Heterogeneous biocatalysts for production of biodiesel from waste vegetable oil and effect of crude glycerol on combustion properties of briquettes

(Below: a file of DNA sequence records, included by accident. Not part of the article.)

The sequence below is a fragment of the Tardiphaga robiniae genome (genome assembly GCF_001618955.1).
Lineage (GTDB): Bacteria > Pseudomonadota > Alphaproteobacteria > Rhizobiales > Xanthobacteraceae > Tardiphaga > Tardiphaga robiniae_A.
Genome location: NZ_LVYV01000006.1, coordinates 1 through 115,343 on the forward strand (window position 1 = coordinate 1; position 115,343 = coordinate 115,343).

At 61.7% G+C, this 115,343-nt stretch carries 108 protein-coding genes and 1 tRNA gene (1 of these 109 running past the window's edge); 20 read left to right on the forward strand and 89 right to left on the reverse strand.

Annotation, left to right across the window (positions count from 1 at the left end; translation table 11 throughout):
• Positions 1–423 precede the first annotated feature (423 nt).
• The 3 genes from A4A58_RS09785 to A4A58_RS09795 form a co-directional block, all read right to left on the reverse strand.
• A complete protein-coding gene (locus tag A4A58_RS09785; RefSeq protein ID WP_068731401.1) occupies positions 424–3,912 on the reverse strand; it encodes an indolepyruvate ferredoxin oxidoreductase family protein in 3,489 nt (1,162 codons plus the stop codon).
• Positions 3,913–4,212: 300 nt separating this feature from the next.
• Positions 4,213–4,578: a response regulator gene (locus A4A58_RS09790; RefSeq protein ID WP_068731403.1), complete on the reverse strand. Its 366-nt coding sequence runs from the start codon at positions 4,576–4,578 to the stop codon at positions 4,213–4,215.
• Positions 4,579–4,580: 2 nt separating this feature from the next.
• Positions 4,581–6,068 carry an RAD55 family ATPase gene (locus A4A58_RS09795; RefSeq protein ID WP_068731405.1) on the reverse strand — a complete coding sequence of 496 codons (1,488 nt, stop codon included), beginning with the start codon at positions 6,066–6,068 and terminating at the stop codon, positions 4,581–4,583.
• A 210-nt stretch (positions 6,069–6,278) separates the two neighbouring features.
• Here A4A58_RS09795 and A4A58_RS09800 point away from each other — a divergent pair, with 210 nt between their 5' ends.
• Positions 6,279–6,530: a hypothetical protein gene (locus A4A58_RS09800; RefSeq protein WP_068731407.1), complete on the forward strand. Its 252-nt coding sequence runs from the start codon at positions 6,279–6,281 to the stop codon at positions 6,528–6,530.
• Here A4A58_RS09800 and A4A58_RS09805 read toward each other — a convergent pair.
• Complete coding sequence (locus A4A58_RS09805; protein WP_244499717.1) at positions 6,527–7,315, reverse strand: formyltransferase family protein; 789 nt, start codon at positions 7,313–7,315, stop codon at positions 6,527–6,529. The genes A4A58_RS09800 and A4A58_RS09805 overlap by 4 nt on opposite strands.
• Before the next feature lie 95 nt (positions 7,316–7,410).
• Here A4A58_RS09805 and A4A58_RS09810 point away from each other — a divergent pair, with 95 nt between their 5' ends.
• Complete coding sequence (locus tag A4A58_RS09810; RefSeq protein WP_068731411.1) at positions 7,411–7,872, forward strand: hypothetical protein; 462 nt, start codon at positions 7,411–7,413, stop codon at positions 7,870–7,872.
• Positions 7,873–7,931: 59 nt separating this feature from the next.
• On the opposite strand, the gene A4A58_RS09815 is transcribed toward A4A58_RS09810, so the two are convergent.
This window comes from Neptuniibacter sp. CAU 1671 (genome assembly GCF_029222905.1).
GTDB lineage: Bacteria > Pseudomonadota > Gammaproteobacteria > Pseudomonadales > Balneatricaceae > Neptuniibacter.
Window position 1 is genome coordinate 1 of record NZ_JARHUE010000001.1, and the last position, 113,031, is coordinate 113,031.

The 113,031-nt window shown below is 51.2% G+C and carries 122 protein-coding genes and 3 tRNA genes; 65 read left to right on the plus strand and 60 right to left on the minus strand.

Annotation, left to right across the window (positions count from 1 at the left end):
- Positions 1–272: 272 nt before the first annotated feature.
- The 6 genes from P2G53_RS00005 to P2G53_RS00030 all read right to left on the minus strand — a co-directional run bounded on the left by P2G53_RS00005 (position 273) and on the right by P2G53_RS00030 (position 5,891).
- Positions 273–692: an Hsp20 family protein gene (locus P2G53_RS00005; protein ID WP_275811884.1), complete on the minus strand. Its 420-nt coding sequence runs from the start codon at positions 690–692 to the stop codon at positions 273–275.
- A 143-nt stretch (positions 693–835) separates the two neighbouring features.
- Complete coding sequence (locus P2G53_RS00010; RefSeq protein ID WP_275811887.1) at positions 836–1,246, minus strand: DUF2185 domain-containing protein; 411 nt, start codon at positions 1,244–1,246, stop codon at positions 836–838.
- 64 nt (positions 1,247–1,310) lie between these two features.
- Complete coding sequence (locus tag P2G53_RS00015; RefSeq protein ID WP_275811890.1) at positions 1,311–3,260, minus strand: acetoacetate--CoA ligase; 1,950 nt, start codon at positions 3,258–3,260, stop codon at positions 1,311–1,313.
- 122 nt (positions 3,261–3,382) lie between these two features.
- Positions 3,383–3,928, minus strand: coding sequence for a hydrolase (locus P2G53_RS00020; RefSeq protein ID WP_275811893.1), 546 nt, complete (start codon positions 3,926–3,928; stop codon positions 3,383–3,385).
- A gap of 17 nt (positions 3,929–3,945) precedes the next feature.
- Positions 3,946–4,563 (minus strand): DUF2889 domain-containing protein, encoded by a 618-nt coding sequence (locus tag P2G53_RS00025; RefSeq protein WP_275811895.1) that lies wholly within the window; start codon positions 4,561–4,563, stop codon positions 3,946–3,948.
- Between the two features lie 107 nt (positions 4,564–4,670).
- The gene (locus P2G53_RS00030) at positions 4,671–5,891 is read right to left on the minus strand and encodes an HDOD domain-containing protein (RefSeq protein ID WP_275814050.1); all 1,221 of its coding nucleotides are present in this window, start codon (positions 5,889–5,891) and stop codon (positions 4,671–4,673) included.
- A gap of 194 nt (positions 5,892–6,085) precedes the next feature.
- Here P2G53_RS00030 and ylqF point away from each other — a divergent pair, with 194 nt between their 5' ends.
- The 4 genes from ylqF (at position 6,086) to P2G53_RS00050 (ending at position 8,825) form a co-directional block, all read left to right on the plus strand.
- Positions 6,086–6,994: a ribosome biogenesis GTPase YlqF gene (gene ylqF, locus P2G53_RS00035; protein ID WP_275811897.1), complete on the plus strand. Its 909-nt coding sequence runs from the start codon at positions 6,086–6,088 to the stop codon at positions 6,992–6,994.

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The conversion of spent vegetable oils into biodiesel using biocatalysts provides both environment friendly and also innovative ways to manage wastes that would otherwise end in the environment. This study explored the use of FTIR-ATR as a quick analytical tool for characterizing heterogeneous biocatalysts for biodiesel production and crude glycerol generated during the transesterification reaction was evaluated for its effect on the combustion of charcoal dust briquettes. Heterogeneous biocatalysts were synthesized from mixtures of wood saw dust, sucrose and chicken egg shells and their catalytic activity compared to that of known standard catalysts such as sodium hydroxide, potassium hydroxide and sulphuric acid. Characterization of biocatalysts using FTIR-ATR revealed that egg shells calcinated at 1000o C had more basic properties and better catalytic activity than shells calcinated at lower temperatures. The FTIR scans of sulphonated sucrose showed clear evidence of the presence of active acidic groups (-SO3H) than sulphonated saw dust. Therefore, a two-step transesterification reaction involving sulphonated sucrose (1% load) and 5% calcinated egg shell achieved a significantly higher yield of biodiesel (P<0.05) of 94.4% than 85.6% for the single step reaction, under similar reaction conditions. Overall, homogenous catalysts had a better performance than the heterogeneous biocatalysts in single step and two-step transesterification as well as esterification reactions by producing higher biodiesel yields in less reaction time. The biodiesel quality produced from the optimized two-step transesterification using biocatalysts complied with majority of known standard biodiesel qualities and was also comparable to regular diesel fuel. When crude glycerol from both single and two step reactions was added to charcoal dust briquettes to determine whether it improves their combustion properties, briquettes enriched with 5% glycerol had the highest calorific value of 23.3 MJ/Kg. Thermogravimetric analysis (TGA) of the 5% glycerol enriched briquette further confirmed better combustion properties than other briquettes. Such briquettes with improved combustion properties could be adopted to meet domestic and industrial energy needs. The study further observed that very high level glycerol enrichment of briquettes (10 – 20%) reduced the calorific value and produced other undesirable combustion characteristics such as high volatile matter percentage and decrease in fixed carbon content. This study has therefore demonstrated the under-explored potential in harnessing environmental wastes to produce green energies sustainably.